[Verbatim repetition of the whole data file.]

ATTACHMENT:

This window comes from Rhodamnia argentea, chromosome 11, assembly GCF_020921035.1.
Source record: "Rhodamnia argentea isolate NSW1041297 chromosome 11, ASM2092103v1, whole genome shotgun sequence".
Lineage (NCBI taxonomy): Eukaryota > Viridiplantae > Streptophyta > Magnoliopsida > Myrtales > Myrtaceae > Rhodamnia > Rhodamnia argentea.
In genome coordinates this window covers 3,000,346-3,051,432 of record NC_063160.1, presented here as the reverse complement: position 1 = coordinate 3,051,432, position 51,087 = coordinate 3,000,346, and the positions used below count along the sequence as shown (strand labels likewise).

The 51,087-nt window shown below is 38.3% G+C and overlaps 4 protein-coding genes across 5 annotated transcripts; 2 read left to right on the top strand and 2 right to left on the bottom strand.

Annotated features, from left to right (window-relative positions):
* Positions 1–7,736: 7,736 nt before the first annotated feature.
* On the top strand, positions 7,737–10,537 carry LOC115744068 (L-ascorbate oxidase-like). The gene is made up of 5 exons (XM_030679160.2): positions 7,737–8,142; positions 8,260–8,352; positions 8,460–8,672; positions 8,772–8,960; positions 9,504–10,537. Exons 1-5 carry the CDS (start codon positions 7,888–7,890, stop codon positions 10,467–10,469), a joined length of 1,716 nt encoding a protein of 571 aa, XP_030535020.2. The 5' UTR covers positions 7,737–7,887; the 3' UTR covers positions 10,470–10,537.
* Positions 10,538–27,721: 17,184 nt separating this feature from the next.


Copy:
This window comes from Rhodamnia argentea, chromosome 11, assembly GCF_020921035.1.
Source record: "Rhodamnia argentea isolate NSW1041297 chromosome 11, ASM2092103v1, whole genome shotgun sequence".
Lineage (NCBI taxonomy): Eukaryota > Viridiplantae > Streptophyta > Magnoliopsida > Myrtales > Myrtaceae > Rhodamnia > Rhodamnia argentea.
In genome coordinates this window covers 3,000,346-3,051,432 of record NC_063160.1, presented here as the reverse complement: position 1 = coordinate 3,051,432, position 51,087 = coordinate 3,000,346, and the positions used below count along the sequence as shown (strand labels likewise).

The 51,087-nt window shown below is 38.3% G+C and overlaps 4 protein-coding genes across 5 annotated transcripts; 2 read left to right on the top strand and 2 right to left on the bottom strand.

Annotated features, from left to right (window-relative positions):
* Positions 1–7,736: 7,736 nt before the first annotated feature.
* On the top strand, positions 7,737–10,537 carry LOC115744068 (L-ascorbate oxidase-like). The gene is made up of 5 exons (XM_030679160.2): positions 7,737–8,142; positions 8,260–8,352; positions 8,460–8,672; positions 8,772–8,960; positions 9,504–10,537. Exons 1-5 carry the CDS (start codon positions 7,888–7,890, stop codon positions 10,467–10,469), a joined length of 1,716 nt encoding a protein of 571 aa, XP_030535020.2. The 5' UTR covers positions 7,737–7,887; the 3' UTR covers positions 10,470–10,537.
* Positions 10,538–27,721: 17,184 nt separating this feature from the next.